The verstehers figure that Trump is an astringent antidote to all that, even if a temporary one. To use another German word, they are immersed in Kulturpessimismus, the notion that American society has been going to hell since the end of the Cold War, and that it cannot be quite rebuilt—the reverse of “Making America Great Again.” Like Roman aristocrats crouched in their embattled villas, witnessing a 50-year war on the frontier, they view with relief the victory of one crude and buffoonish barbarian chief over a much larger and more sinister tribal confederation. In a corrupt state, at least a wrecker like Trump may do some useful work of creative destruction.
The Trumpverstehers have given up on character in politics. None of them likes Trump, although they will use words such as vulgarian to characterize him, not liar, or bully, or scoundrel. They disregard his cruelty, too. When pressed, they claim that he may be an ignoramus and a rascal, but that that does not matter: only his policies do. In some ways, this reflects their belief in the strength of institutional constraints on the presidency, and in others their view that Trump is a blowhard who lacks the nerve to actually try, for example, to shut down hostile news media or incite large-scale violence. As long as the lines of his policy are reasonable in their eyes, they will ignore behavior that 20 years ago would have outraged them. They now consider qualities such as probity, thrift, magnanimity, and fidelity to be private virtues: From public figures, we cannot and should not expect them.
And words do not matter, either. The Trumpverstehers brush off the torrent of the president’s outrageous lies with statements like, “I care about what he does, not what he says.” They seem, in some ways, no longer to view honest public speech and rigorous argument as central to free government. Trump is, by and large, doing the right thing, they believe, and his obnoxious, false, and semiliterate pronouncements are mere bait to outrage overly sensitive souls and cause them to overreact. It is another remarkable departure for people, many of them admirers of Abraham Lincoln and Winston Churchill, whose careers were built on careful and precise use of language in the public good.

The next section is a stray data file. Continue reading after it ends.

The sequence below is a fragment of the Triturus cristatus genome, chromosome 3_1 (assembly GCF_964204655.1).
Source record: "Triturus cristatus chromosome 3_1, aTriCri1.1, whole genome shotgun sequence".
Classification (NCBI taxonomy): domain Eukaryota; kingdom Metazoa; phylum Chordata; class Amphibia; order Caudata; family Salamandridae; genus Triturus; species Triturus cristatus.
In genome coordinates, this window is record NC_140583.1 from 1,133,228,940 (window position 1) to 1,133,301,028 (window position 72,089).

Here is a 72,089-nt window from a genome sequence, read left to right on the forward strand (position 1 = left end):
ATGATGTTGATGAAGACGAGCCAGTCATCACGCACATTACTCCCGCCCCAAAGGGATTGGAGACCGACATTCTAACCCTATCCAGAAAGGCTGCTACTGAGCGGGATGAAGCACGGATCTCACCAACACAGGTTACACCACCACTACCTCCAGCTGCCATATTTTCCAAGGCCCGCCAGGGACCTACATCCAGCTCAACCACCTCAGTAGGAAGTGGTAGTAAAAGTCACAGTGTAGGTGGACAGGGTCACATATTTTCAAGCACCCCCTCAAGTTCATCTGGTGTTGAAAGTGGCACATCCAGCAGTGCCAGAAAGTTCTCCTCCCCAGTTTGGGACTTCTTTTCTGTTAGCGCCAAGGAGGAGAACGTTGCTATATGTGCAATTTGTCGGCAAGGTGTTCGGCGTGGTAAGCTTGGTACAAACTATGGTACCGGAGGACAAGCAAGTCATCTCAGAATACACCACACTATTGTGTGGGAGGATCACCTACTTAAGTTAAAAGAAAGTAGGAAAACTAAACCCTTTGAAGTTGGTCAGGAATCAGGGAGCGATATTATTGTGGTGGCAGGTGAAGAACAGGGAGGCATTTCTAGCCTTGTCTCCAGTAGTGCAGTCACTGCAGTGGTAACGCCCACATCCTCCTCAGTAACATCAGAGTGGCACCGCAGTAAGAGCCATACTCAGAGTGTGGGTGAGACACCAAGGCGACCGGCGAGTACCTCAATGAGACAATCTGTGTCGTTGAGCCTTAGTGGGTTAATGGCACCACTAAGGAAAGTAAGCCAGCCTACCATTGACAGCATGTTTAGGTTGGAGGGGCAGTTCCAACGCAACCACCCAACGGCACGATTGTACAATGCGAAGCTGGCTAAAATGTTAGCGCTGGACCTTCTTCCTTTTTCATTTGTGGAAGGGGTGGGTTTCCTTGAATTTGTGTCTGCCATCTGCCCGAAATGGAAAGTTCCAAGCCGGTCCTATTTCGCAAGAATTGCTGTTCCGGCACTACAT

Finally, the Trumpverstehers usually focus on a few issues—the Iran deal, deregulation, stronger border enforcement—and come back to those as justifications for supporting him. They judge him by those particular areas where he is more or less in harmony with their views. An argument that the whole is more important than the parts they find unconvincing. They like the obvious big moves—a larger defense budget, moving the United States embassy to Jerusalem, getting hostages back from North Korea—and dismiss as less consequential the alienation of European allies, trade war with Canada, anger in Mexico, or the worries of the Japanese about being sold out. To some extent, they buy Trump’s argument that most of the allies are freeloaders who would benefit from a good slapping around.
I understand these points and even faintly sympathize with some, but the above are in no way conservative arguments. The example of the Trumpverstehers suggests that Peter Wehner was correct in saying that we are seeing American conservatism evolve into the American Right, a very different and more disturbing thing.
There is, however, one thing I do not comprehend about the Trumpverstehers. I do not understand how the cries of an infant torn from its immigrant mother’s arms now fail to rend the hearts of people who, in other settings, I once knew to be upright, generous, and kind.